The Supreme Court's backing of the health-care overhaul has been a green light for many investors to pour cash into medical stocks. But not everyone is buying the healthy prognosis.
Overall, health investors' response to the court's June 28 ruling has been warm, on the thinking that more people gaining insurance coverage will mean increased spending on doctors' visits, exams and medication. In the aggregate, U.S. fund managers, who had been net sellers for most of the year, put about $944 million into those stocks in July, according to research firm EPFR Global.
Specialized health-care and biotechnology funds, meanwhile, saw net inflows of $710 million in July, almost as much as they attracted in all of 2011, according to fund tracker Lipper. Health stocks are up 11% for the year to date, on pace with the Standard & Poor's 500-stock index. But some pros see July's bullishness as no more than a blip. "There was a little sigh of relief, but there's still great concern out there," says Tom Roseen, a senior analyst at Lipper.
Among the concerned is Matt Goff, a financial adviser in Houston, who has cut his health-care allocation to about 10% of his clients' portfolios, from about 15% at the start of the year. Mr. Goff notes that the court's ruling made the health-care law's Medicaid expansion optional for states; since then, at least nine states have said they are unlikely to extend coverage to more patients. That means many hospitals, drug makers and health providers may not get the influx of new business bullish investors expected, Mr. Goff says.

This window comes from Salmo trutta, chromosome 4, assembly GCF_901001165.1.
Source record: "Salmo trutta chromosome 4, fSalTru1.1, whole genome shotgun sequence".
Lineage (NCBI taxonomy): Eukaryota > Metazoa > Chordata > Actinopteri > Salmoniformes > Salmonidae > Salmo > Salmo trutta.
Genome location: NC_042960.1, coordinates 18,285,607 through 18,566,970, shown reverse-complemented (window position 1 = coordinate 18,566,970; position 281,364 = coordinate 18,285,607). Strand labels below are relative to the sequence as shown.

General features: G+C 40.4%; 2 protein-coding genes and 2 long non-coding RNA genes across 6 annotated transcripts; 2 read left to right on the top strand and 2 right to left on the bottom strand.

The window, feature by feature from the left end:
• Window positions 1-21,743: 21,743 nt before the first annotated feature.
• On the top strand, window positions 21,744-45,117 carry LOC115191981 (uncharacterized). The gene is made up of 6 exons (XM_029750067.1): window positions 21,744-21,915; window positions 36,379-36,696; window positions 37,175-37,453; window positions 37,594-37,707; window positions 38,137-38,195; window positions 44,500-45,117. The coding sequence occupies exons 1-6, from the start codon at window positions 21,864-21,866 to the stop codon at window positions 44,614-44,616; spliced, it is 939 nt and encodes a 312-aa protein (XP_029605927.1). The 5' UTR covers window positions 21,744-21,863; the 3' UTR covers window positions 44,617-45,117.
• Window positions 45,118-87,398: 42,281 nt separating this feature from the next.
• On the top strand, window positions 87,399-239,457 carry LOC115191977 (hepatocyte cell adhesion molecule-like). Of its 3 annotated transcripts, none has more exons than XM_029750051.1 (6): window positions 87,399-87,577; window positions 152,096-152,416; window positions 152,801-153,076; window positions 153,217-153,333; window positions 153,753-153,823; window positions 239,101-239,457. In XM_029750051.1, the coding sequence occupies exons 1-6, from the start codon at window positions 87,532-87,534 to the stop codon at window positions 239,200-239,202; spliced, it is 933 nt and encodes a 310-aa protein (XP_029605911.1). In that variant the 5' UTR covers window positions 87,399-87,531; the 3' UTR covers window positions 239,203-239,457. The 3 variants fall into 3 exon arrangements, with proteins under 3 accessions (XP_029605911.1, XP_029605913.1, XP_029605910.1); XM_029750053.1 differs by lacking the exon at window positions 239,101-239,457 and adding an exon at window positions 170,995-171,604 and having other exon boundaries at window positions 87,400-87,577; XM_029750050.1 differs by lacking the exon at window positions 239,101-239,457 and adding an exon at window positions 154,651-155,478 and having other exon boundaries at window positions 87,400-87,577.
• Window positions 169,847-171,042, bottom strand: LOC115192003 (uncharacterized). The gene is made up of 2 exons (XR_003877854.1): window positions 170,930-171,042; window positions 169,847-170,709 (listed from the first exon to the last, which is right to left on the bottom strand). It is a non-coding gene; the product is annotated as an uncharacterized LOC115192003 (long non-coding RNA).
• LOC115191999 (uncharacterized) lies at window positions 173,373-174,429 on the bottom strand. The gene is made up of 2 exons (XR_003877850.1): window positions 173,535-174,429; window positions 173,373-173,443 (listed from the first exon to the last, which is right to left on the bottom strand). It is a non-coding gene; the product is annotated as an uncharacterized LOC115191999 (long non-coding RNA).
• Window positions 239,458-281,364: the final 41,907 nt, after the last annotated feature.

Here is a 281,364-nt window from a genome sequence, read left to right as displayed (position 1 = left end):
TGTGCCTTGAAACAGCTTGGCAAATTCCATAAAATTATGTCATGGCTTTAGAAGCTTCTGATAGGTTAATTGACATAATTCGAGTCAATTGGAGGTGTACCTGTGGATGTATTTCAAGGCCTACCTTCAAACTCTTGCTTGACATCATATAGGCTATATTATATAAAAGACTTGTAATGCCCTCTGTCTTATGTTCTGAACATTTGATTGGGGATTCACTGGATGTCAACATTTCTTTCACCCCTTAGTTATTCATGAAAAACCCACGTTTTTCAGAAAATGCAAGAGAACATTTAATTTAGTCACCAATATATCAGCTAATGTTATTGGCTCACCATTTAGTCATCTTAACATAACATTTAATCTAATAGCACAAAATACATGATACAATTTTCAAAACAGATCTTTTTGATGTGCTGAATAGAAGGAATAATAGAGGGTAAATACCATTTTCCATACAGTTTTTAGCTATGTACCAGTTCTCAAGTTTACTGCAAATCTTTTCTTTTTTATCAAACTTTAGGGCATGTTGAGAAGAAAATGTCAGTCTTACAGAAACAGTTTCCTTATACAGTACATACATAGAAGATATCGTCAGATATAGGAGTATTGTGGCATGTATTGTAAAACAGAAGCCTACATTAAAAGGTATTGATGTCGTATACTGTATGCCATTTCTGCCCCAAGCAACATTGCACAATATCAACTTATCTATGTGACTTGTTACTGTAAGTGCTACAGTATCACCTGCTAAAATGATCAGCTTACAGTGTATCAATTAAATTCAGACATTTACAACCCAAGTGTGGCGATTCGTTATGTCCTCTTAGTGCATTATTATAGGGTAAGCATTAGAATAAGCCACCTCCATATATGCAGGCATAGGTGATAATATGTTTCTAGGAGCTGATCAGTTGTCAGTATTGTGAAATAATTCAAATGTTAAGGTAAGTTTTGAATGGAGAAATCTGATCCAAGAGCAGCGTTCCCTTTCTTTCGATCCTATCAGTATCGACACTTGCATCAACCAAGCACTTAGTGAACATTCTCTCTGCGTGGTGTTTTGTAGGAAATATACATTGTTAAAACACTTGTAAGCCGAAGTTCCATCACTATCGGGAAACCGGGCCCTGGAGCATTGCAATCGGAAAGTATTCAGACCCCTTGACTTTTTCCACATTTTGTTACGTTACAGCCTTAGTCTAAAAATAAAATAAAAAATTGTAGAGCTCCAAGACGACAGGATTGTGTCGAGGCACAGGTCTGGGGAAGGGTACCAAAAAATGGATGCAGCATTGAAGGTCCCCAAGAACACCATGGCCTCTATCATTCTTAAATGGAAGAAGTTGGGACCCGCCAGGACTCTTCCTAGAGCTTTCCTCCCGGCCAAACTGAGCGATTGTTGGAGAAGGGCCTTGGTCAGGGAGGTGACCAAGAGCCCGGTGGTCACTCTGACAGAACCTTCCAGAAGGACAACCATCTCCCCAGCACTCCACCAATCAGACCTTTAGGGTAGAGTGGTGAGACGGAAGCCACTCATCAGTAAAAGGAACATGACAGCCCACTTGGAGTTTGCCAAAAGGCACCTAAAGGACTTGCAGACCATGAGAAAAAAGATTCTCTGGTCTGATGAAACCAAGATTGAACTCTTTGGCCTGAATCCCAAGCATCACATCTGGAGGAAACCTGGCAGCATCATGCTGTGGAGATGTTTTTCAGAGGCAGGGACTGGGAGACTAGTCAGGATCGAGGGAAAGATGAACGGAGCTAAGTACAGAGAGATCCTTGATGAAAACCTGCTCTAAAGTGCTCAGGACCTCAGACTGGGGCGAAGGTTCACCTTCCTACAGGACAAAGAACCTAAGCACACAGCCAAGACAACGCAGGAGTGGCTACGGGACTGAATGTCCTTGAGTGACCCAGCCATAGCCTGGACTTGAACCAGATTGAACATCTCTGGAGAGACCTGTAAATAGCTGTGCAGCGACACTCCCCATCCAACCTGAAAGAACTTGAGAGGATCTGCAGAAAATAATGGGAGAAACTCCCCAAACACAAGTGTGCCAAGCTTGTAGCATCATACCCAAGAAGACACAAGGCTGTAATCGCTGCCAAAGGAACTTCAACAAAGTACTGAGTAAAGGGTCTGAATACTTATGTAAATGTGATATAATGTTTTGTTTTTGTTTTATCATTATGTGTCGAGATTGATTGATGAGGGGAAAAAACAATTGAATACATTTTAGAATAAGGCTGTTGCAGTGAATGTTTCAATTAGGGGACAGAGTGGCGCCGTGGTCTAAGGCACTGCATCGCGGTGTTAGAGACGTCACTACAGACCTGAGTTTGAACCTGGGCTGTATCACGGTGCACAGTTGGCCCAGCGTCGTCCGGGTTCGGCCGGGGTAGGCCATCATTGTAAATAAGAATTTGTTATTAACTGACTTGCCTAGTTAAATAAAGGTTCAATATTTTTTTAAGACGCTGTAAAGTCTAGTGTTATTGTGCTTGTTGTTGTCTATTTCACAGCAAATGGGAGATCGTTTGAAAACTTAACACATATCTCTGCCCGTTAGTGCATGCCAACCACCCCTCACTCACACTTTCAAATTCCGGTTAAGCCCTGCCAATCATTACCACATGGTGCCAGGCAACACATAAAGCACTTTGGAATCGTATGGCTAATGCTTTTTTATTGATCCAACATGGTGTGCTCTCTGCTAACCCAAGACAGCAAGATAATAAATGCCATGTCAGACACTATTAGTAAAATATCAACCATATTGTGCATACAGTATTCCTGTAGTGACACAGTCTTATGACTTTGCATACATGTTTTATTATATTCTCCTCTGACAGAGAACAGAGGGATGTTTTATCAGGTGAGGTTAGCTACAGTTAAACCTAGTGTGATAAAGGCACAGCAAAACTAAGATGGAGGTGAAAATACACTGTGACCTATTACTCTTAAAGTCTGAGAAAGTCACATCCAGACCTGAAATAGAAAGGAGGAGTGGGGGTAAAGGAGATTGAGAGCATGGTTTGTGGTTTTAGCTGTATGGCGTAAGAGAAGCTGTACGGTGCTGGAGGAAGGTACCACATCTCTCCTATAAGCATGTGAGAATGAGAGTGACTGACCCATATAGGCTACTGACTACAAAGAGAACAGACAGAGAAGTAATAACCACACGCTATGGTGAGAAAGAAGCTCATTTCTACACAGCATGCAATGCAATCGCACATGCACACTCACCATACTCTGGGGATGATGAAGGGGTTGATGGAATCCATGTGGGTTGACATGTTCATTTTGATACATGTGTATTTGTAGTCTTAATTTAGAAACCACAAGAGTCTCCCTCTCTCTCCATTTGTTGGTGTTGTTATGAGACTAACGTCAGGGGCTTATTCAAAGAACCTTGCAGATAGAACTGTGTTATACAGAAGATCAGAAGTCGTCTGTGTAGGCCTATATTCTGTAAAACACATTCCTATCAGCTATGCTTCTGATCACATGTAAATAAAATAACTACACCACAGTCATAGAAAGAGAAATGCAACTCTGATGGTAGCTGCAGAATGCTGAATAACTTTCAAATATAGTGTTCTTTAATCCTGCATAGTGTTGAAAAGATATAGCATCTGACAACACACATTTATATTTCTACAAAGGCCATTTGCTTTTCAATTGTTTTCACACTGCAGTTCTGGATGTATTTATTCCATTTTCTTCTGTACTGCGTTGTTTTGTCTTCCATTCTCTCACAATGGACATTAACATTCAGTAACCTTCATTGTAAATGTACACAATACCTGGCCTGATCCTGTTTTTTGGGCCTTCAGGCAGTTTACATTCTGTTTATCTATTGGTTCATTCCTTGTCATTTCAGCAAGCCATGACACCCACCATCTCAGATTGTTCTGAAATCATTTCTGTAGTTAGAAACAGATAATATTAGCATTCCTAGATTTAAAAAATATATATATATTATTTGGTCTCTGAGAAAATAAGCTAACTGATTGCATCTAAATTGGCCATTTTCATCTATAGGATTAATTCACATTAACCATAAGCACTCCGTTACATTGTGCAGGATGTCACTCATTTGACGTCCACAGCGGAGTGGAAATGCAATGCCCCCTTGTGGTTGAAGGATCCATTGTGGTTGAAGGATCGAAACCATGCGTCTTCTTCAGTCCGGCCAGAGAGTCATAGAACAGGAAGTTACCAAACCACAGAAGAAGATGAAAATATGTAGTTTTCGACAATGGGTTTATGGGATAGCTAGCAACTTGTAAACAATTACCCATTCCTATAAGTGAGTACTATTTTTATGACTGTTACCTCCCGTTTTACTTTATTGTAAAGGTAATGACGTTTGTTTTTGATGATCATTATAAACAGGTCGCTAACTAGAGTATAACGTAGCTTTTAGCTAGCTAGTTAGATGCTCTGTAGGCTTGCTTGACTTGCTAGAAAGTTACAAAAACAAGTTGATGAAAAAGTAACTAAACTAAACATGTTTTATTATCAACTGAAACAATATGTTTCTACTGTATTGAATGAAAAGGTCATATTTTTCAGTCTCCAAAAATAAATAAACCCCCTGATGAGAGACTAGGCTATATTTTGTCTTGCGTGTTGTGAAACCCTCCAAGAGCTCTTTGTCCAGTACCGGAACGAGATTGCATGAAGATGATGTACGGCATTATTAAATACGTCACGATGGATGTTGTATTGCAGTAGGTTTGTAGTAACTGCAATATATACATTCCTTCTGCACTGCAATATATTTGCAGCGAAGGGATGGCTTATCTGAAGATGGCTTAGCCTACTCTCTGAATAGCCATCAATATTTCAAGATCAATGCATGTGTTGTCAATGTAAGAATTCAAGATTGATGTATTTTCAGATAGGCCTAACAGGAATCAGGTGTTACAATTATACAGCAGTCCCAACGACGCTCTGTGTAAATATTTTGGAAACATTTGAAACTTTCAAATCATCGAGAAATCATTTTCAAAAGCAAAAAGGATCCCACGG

And with Republicans threatening to repeal Obamacare if they make big gains in this fall's elections, he adds, "the political risks are going to grow."
Even if the health-care law stays as is, some medical companies could end up hurt by the changes, says Robert Luna, chief investment officer of SureVest Capital Management in Phoenix. For now, Mr. Luna doesn't plan to increase his 1.5% stake in the health-care sector.
Without the ability to deny coverage to people with pre-existing conditions, health insurers will likely face higher costs, Mr. Luna says. That may force them to increase premiums and reduce reimbursement rates, which could hurt the bottom line for providers and drug makers. "There are just a lot of headwinds out there," Mr. Luna says.
To be sure, many investors are less worried about the impact. Health-care spending is expected to increase steadily as baby boomers age, so "more money is going to be flowing into [the sector] regardless," says Brian Jacobsen, chief portfolio strategist for Wells Fargo Funds Management, who increased his recommended health-care allocation to 16% from 12% at the beginning of 2012.